Last in a Series of Maven Surveys of Political Experts Now Available
SAN FRANCISCO, CA — October 30, 2012 – With days to go before the 2012 election, President Barack Obama’s holds a razor-thin advantage over challenger Mitt Romney, according to twenty-five top political insiders surveyed by Maven, the Global Knowledge Marketplace. Unlike “opinion polls” which measure political preferences among voters, Maven sought the opinions of influential political consultants, lobbyists, and government relations professionals about the outcome of the current campaign. Although a slim majority of experts still believe Obama will prevail next week, Romney has gained significant ground and threatens to unseat the incumbent.
Maven’s previous tracking survey conducted in September of the same group of experts showed Barack Obama beating Romney by a margin of 56% to 44% on the question of who is likely to win in November, a decline from a lead of 40 percentage points in the survey’s April edition. That lead has tightened to a scant four percent in the latest survey, reflecting Romney’s recent strength in the wake of a strong performance in the debates. 52 percent of respondents believe that Barack Obama will win reelection in November 2012, his lowest level of support since October 2011. Meanwhile, 48% of respondents selected Romney as the likely winner, his highest level of support since polling began in June 2011.
“It’s down to the wire and the experts we surveyed believe this could go either way. Although Mitt Romney has momentum, it remains to be seen whether he can overcome Obama’s swing state advantage,” commented Maven Co-Founder and CEO Wyatt Nordstrom. “For the first time since we began this series of Surveys, our respondents’ views closely match the public polling.”
As in previous surveys, participants were asked to comment on the reasons for their selections. Highlights include:
- Virtually all respondents agreed that Romney’s debate performance dramatically increased his chances of winning:
The debates provided Romney with just the opportunity he needed to close the gap and make himself look presidential. Obama’s performance in the first debate was a stunning disappointment and literally energized the more conservative base who, smelling blood in the water, moved into the electorate of likely voters in significant numbers and changed the polls – up and down the ticket and on ballot measures, not just on the presidential vote.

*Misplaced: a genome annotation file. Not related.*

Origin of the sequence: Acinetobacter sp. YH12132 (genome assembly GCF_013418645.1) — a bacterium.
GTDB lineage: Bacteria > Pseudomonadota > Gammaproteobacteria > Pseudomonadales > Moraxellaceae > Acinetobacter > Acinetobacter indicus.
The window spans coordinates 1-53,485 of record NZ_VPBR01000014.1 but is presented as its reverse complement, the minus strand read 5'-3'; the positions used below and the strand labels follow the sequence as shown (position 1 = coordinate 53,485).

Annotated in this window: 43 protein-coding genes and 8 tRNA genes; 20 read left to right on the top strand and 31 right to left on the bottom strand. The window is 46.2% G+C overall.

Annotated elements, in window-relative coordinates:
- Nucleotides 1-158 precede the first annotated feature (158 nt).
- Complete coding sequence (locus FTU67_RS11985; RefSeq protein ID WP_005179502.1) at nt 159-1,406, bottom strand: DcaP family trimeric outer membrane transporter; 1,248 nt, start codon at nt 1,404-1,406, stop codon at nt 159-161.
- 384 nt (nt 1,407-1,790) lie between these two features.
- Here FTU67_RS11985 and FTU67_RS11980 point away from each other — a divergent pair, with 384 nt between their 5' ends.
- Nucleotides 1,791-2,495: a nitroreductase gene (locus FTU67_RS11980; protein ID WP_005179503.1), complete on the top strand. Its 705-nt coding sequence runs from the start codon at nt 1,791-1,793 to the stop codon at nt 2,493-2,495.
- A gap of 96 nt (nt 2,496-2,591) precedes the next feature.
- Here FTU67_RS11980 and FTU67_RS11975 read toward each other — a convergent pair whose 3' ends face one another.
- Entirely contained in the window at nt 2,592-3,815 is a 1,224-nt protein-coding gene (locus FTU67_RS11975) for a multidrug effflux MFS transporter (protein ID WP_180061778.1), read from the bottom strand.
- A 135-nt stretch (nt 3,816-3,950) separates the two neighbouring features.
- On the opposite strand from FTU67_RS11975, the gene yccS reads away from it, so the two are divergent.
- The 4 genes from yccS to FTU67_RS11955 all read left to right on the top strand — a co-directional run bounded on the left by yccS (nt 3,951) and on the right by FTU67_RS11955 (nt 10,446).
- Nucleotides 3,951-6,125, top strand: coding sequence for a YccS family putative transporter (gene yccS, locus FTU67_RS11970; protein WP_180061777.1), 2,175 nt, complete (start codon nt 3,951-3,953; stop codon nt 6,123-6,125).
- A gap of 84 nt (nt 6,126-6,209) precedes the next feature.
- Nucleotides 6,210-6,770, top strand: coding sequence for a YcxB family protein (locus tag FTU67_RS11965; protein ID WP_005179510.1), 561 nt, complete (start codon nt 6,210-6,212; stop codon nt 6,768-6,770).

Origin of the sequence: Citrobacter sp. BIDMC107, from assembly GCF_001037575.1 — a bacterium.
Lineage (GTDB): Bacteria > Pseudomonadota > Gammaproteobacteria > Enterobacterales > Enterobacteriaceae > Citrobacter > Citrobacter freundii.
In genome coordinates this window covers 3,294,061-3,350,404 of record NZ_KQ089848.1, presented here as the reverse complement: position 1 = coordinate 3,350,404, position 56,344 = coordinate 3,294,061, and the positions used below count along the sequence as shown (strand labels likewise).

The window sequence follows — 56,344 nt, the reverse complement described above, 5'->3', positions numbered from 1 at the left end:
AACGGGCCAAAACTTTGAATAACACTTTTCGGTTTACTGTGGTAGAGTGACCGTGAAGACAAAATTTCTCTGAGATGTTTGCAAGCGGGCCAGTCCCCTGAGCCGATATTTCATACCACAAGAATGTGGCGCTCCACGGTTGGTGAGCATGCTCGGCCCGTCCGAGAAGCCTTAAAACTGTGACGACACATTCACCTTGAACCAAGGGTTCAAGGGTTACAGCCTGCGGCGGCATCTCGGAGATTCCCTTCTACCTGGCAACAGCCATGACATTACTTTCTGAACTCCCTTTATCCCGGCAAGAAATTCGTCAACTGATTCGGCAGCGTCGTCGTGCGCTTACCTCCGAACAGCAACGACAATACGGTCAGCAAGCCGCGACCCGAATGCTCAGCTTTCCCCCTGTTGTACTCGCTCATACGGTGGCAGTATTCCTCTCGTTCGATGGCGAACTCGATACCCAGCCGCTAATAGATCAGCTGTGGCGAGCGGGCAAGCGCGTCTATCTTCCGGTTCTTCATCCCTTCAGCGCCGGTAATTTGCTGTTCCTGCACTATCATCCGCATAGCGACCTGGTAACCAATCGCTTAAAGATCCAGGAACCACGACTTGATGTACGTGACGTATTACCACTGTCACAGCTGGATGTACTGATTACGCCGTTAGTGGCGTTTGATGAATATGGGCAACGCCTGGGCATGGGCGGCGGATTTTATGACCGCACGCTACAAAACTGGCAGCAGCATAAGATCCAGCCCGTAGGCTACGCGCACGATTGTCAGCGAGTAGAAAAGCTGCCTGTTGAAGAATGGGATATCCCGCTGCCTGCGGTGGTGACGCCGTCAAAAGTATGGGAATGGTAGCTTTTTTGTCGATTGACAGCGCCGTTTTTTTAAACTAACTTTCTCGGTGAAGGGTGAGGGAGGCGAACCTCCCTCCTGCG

Another respondent added:
After a commanding performance in the first debate, Mitt Romney has and continues to build momentum for his candidacy.
A third noted:
It appears that after the first presidential debate, momentum began shifting towards Romney Ryan and Obama Biden have yet to shove the pendulum back in their direction.
- Nevertheless, a majority of respondents still believe Obama’s Electoral College advantage might be too much for Romney to overcome, even with a potential popular vote majority. One Maven put it this way:
The popular vote may go to Romney, but the electoral map still favors Obama. It is hard to imagine a scenario where Romney carries both FL and OH. Without both, the electoral map becomes extremely difficult to reach 270 votes for Romney and will require wins in extremely difficult states like WI, NV, MT, CO, VA, PA and NH.
Nine states [fusion_builder_container hundred_percent=”yes” overflow=”visible”][fusion_builder_row][fusion_builder_column type=”1_1″ background_position=”left top” background_color=”” border_size=”” border_color=”” border_style=”solid” spacing=”yes” background_image=”” background_repeat=”no-repeat” padding=”” margin_top=”0px” margin_bottom=”0px” class=”” id=”” animation_type=”” animation_speed=”0.3″ animation_direction=”left” hide_on_mobile=”no” center_content=”no” min_height=”none”][are] in play, and while the polls are tightening, I don’t see how Romney is going to close the gap to win enough electoral votes. I think Romney wins Florida, Virginia, North Carolina, New Hampshire and possibly Colorado. That leaves him several votes short of the needed 270.
- Several of those who believe Mitt Romney will win cited his campaign’s strong last-minute momentum:
It appears that after the first presidential debate, momentum began shifting towards Romney Ryan and Obama Biden have yet to shove the pendulum back in their direction. The momentum has not shifted since that first debate and [neither] the VP debate nor the subsequent Pres debates have changed that in any quantifiable manner.
Governor Romney’s campaign is peaking at the right time and the dire economic realities of the US economy have withered the enthusiasm for the President’s reelection.
Though I believe The President would win the election were it held tomorrow, Romney is peaking at the right moment and will continue to ride a wave of positive progress that will propel him to a convincing win on Election Day.
- Finally, regardless of which candidate they believed would win next Tuesday, most respondents indicated that the final result will be very close:
Unless Romney Ryan self-destruct, I believe they will win in a close race on Nov 6.
While it will be a close race, in the end, Obama will pull it out.
This will be very, very close.
This is the eighth and final in a series of surveys conducted by Maven leading up to the November 2012 election. Results are tracked to illustrate how sentiment among the respondent population changes as events unfold.
Members of the news media interested in speaking with the Survey respondents should contact Maven at firstname.lastname@example.org.
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